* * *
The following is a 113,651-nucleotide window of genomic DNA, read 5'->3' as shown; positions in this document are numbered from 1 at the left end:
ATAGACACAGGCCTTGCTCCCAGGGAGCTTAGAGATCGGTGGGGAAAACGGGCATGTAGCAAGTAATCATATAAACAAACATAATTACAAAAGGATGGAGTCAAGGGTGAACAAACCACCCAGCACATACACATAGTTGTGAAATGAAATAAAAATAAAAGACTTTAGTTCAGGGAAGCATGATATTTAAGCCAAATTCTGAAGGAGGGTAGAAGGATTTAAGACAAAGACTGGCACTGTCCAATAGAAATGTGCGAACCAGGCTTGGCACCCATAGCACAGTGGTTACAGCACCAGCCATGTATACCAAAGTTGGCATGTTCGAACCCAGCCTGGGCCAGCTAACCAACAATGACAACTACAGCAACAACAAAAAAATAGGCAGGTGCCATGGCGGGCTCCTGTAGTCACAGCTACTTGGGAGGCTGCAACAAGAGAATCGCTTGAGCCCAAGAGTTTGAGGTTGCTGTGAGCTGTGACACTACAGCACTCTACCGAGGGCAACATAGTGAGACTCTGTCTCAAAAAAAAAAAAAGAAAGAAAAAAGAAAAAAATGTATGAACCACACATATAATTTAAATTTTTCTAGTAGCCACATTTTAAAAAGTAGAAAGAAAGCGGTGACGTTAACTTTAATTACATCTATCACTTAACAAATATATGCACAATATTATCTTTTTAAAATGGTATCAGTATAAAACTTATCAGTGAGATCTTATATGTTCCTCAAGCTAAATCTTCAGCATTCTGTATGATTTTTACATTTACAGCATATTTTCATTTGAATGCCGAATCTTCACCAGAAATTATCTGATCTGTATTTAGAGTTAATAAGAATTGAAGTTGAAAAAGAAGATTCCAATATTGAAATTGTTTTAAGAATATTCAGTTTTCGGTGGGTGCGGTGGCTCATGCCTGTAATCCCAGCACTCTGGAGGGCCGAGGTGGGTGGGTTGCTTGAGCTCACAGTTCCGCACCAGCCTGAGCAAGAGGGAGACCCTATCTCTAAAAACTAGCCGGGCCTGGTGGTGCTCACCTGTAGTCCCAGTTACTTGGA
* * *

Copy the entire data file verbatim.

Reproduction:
The following is a 113,651-nucleotide window of genomic DNA, read 5'->3' as shown; positions in this document are numbered from 1 at the left end:
ATAGACACAGGCCTTGCTCCCAGGGAGCTTAGAGATCGGTGGGGAAAACGGGCATGTAGCAAGTAATCATATAAACAAACATAATTACAAAAGGATGGAGTCAAGGGTGAACAAACCACCCAGCACATACACATAGTTGTGAAATGAAATAAAAATAAAAGACTTTAGTTCAGGGAAGCATGATATTTAAGCCAAATTCTGAAGGAGGGTAGAAGGATTTAAGACAAAGACTGGCACTGTCCAATAGAAATGTGCGAACCAGGCTTGGCACCCATAGCACAGTGGTTACAGCACCAGCCATGTATACCAAAGTTGGCATGTTCGAACCCAGCCTGGGCCAGCTAACCAACAATGACAACTACAGCAACAACAAAAAAATAGGCAGGTGCCATGGCGGGCTCCTGTAGTCACAGCTACTTGGGAGGCTGCAACAAGAGAATCGCTTGAGCCCAAGAGTTTGAGGTTGCTGTGAGCTGTGACACTACAGCACTCTACCGAGGGCAACATAGTGAGACTCTGTCTCAAAAAAAAAAAAAGAAAGAAAAAAGAAAAAAATGTATGAACCACACATATAATTTAAATTTTTCTAGTAGCCACATTTTAAAAAGTAGAAAGAAAGCGGTGACGTTAACTTTAATTACATCTATCACTTAACAAATATATGCACAATATTATCTTTTTAAAATGGTATCAGTATAAAACTTATCAGTGAGATCTTATATGTTCCTCAAGCTAAATCTTCAGCATTCTGTATGATTTTTACATTTACAGCATATTTTCATTTGAATGCCGAATCTTCACCAGAAATTATCTGATCTGTATTTAGAGTTAATAAGAATTGAAGTTGAAAAAGAAGATTCCAATATTGAAATTGTTTTAAGAATATTCAGTTTTCGGTGGGTGCGGTGGCTCATGCCTGTAATCCCAGCACTCTGGAGGGCCGAGGTGGGTGGGTTGCTTGAGCTCACAGTTCCGCACCAGCCTGAGCAAGAGGGAGACCCTATCTCTAAAAACTAGCCGGGCCTGGTGGTGCTCACCTGTAGTCCCAGTTACTTGGA